A study showed that when you place people into a virtual world, real-life rules do not apply. It is your job as an indie developer, especially in a mass multiplayer game, to define the news rules that they must abide to.
In the DayZ video above, the other player displayed true characteristics of a psychopath. The game allows this to happen by giving players the power to do things such as breaking legs, tying up their hands, and removing their clothes.
Now take Journey. Founder Jenova Chen said himself that based on initial prototype testing he would strip all game mechanics down to the most basic forms of collaboration. He introduced rules into the game such that people would only be able to “help” and talk amiably to each other.
In either case, these games were able to create the ultimate personalized experience by allowing players to convey their own values to other strangers and build a unique relationship (whether it be friendly or torturous).
Both these games are major inspirations to Dissonance for those reasons. Our portfolio of games will provide a personalized experience that challenge your individual values.
Kenneth here. This past month I’ve been focusing on creating the company logo. What you saw previously (the golden sun) is just a filler.
It’s been tough! Logos are supposed to be simple yet memorable. When you look at a logo like Pepsi, Apple or Nike, you’re probably thinking… “that took like what… 10 minutes?” And how wrong you are. It takes hours and hours of research, doodling, understanding how the general public would perceive it. At the end of the day, this logo will represent you as the founder and the company and everything you stand for. It is THAT important to make sure your logo is perfect.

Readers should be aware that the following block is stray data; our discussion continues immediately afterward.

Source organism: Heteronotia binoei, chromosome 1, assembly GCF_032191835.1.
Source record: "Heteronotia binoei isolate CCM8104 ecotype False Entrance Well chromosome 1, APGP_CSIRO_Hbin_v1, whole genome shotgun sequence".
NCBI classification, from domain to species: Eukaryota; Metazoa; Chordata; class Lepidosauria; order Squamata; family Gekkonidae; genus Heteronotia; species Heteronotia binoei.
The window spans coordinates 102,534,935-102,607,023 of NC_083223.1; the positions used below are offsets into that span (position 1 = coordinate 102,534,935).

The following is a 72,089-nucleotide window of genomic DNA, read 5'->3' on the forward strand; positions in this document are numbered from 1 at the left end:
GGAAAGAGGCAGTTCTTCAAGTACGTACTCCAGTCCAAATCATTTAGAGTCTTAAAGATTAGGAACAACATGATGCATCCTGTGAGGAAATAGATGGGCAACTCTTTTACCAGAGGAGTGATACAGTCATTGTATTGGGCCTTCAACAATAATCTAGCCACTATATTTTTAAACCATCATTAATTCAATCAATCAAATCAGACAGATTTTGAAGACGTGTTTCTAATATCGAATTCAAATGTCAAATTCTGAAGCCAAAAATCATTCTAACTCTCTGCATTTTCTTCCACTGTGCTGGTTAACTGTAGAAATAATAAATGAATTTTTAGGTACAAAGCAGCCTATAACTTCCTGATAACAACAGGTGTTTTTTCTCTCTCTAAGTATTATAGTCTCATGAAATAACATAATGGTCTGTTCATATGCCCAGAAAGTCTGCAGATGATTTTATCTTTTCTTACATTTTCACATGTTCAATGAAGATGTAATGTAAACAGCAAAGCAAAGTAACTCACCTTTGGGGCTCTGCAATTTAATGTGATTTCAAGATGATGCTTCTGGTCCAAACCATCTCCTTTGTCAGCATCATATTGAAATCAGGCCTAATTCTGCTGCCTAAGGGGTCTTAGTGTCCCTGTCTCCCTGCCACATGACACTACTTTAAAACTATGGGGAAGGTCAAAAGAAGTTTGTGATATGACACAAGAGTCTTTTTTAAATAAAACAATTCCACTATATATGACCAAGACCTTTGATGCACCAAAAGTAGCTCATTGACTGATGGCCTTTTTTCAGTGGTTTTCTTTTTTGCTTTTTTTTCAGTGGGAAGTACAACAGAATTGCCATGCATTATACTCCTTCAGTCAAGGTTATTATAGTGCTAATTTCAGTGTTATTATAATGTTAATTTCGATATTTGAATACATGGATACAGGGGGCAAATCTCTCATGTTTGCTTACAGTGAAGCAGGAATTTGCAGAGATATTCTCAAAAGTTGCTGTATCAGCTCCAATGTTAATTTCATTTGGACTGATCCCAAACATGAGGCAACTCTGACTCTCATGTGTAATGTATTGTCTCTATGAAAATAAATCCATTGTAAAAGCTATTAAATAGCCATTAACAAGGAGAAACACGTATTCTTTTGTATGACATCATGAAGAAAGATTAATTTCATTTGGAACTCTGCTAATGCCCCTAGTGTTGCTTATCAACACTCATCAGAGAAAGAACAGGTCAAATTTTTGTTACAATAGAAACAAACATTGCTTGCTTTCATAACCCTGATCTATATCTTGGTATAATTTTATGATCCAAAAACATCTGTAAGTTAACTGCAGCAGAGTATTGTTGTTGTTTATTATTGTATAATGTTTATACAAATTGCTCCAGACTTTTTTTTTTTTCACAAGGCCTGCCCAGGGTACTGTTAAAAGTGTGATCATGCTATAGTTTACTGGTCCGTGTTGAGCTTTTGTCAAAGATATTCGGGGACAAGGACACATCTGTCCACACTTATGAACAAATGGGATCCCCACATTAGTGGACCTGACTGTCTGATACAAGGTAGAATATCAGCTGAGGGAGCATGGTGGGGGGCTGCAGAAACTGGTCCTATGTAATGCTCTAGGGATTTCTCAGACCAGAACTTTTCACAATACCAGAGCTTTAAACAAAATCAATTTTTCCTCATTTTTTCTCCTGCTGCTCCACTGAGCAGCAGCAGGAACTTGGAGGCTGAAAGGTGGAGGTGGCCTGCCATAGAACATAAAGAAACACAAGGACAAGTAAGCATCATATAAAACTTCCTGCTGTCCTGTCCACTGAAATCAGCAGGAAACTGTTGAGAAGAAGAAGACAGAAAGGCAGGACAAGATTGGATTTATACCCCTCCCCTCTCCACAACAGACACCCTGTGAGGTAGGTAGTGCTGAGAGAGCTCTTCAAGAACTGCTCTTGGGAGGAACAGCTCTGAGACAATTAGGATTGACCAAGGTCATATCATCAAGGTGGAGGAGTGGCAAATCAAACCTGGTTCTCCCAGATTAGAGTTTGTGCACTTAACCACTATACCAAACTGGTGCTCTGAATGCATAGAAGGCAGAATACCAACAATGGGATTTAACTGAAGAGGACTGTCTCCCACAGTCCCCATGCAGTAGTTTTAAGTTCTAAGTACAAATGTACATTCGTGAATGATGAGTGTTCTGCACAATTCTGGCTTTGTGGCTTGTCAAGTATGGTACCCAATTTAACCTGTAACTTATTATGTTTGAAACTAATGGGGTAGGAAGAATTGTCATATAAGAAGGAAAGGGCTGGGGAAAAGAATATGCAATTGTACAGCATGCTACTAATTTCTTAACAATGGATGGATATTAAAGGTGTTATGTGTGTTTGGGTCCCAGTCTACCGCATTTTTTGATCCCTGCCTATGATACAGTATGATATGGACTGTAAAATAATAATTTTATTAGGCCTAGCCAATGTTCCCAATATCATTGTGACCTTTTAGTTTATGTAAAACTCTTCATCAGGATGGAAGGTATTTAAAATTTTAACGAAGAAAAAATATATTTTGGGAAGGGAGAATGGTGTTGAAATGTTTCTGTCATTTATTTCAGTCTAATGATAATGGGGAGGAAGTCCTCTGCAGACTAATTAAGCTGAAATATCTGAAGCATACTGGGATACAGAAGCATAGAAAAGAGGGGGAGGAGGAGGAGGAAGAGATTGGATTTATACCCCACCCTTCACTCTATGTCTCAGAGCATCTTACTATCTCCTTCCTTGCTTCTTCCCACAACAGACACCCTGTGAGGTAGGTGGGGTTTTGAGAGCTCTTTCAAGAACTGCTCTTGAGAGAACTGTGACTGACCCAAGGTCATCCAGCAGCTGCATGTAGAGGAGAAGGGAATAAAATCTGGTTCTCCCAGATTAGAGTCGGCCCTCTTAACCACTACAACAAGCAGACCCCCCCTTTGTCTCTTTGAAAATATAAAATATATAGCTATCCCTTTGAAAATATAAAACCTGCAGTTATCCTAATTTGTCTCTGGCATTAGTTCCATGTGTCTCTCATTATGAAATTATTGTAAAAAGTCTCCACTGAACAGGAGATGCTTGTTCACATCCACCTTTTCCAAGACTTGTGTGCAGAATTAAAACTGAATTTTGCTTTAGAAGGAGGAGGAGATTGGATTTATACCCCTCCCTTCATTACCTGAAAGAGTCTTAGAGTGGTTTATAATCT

This logo was designed to reflect our commitment to unbound imagination and to challenging predisposed social values.
At the logomark’s core is a young child wielding a sword and posing in an iconic power stance resembling that of Link’s in the classic Nintendo game, Legend of Zelda. The child reminds us of a time when our imagination was unopposed by the limits of reality, and that we can all be who we envision in our minds. The pose conveys courage, strength and progressive thinking.
In the background is the child’s shadow, a towering demonic monster. Shadows are commonly symbolized in storytelling as one’s darker self. They are an irremovable entity that you must either overcome or succumb to.
The child is colored black, yet the shadow is not. That undoubtedly begs the question: who is the true monster?
Progression of designs:
So as you can see, the logo has evolved quite a bit. The pink jellybean warrior was cute, simple and memorable. The pillow boy was an attempt at low poly art with a little more detail.
I draw on on an iPad mini with a Musemee Notier stylus. The Adobe SketchBookX app was used for doodling ideas, while the Inkpad app was used to create the official vector version of the drawing.